The Rage That Drives Achilles

In Homer’s book the “Iliad” lays an epic conflict between a man and his inner self that ultimately leads to great loss on a wider scale and not just to himself. Achilles is a man with a superpower but has a severe problem when his ego is insulted. Achilles is driven by rage and anger and will do everything in his power to seek vengeance on anyone whom gets in the way of his pride whether it is friend or foe.

One might argue whether Achilles is an epic hero but this answer lies within the reader.

Achilles is one man who has the greatest fighting abilities as well as the greatest military prowess of any of the Achaean ranks. The only downfall for Achilles is that his inner force is driven by rage and proves to be devastating to his Achaean comrades. In the first book of the “Iliad”, Achilles pride was hurt when Agamemnon takes Achilles prize, Briseis, from him after Agamemnon’s prize, Chryseis, was demanded back from the Greek god Apollo.

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This began the rage inside Achilles and with this he refused to continue fighting with the Achaean army and took his men back home. Achilles also pleaded his story to his mother, Thetis, and asked her to talk with Zeus to punish the Achaean’s. Even though Apollo lifted the plaque he casted over the camp after Chryseis was returned, Achilles request from Zeus was now in place and with Zeus now on the Trojans side, the worst was yet to come.

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Even though the Trojan War has been going on for nearly ten years, Achilles decision to refuse to fight alongside Agamemnon cripples the Achaean army and ends the ten year battle within a matter of a few days after his return. On the other hand the conflict that arose between Agamemnon and Achilles was started by the Greek God Apollo whom casted the plaque in the first place which in turn tipped off the conflict between these two men. The following phrase provides the bases of the Achilles antagonist: “Sing, O goddess, the anger of Achilles son of Peleus that brought countless ills upon the Achaeans.

Many a brave soul did it send hurrying down to Hades, and many a hero did it yield a prey to dogs and vultures, for so were the counsels of Jove fulfilled from the day on which the son of Atreus, king of men, and great Achilles, first fell out with one another” (Sylva). During the war, with Achilles absent and refusal to fight, the Achaean have a hard time keeping the Trojans at bay and with the gods involved on the Trojan’s side it is even harder for the Achaean army to with stand the Trojans.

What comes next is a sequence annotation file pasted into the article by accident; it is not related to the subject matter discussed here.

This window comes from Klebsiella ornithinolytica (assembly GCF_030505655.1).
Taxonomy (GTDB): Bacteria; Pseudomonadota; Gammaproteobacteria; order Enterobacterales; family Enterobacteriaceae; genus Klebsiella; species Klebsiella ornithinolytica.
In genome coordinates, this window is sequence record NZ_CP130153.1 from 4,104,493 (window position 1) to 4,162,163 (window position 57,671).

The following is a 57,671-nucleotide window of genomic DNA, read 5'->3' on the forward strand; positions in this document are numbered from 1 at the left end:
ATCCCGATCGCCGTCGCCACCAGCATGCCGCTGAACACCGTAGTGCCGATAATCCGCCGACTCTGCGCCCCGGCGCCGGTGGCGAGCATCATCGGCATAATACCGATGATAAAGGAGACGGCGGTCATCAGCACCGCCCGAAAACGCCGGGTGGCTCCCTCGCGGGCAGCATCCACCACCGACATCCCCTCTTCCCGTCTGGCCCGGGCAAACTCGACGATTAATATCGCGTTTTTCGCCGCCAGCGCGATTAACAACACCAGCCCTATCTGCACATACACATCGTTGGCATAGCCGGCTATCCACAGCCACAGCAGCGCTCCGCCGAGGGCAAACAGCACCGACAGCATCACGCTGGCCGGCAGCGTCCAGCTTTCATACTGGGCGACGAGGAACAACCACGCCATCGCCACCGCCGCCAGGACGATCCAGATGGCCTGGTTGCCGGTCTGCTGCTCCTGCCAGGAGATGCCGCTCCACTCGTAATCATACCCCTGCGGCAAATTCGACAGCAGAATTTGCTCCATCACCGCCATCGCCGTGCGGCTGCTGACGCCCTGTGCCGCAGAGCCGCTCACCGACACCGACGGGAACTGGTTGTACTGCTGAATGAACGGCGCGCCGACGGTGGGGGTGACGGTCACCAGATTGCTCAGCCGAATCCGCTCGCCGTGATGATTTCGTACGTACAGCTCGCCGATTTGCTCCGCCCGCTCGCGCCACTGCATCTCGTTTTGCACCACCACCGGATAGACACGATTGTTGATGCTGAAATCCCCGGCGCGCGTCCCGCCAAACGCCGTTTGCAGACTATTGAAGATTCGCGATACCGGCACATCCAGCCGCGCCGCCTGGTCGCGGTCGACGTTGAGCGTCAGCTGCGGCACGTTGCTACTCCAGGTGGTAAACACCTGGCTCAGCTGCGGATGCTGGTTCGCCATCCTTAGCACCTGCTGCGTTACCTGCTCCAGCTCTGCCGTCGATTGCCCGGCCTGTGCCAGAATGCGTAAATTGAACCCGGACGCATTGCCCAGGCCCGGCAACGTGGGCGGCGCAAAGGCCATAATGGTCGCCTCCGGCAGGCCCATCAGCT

The gods give Diomedes supernatural powers and the ability to harm a god in hopes that he will even out the war and the absence of Achilles. Unfortunately this is not enough for the Achaean army to defeat the Trojans without Achilles and his men. Achilles rage towards Agamemnon is what the Achaean’s need to defeat the Trojans. The Achaeans try bribing Achilles for his return and to stand and fight with them but Achilles rage towards Agamemnon is so strong that he refuses. It is not until Patroclus, Achilles best friend, dresses in Achilles uniform and returns to battle.

In doing so this brings upon Patroclus’ fate in the hands of Hector, which was stated by Homer that as soon as Patroclus is called to talk with Nector his doom is sealed. Patroclus’ death is the turning point for Achilles to rejoin the battle. He only does so to avenge his friend’s death by vowing to kill Hector. Achilles rage towards Agamemnon has been refocused onto avenging Patoclus’ death and he stops at nothing until he slays Hector. He goes on slaying Trojans by the numbers just to get to Hector. Eventually he slays Hector and drags his body all over the city.

Achilles is an epic hero in the “Iliad” and his antagonist is himself. His inability to not be able to rationalize situations and to be driven by rage and anger is the cause of such a brutal war in his absence. His rage caused a mass amount of deaths to the Achaean army as well as the fate of his best friend Patroclus. Yet still at the heart of the “Iliad” lies fate, which Achilles knows will either be a short but heroic life with Troy or a long life back at home. His driving force, “rage”, is what drives his fate to return to battle and his anger is what drives the happenings to Achilles after Hectors death.

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The Rage That Drives Achilles. (2020, Jun 02). Retrieved from

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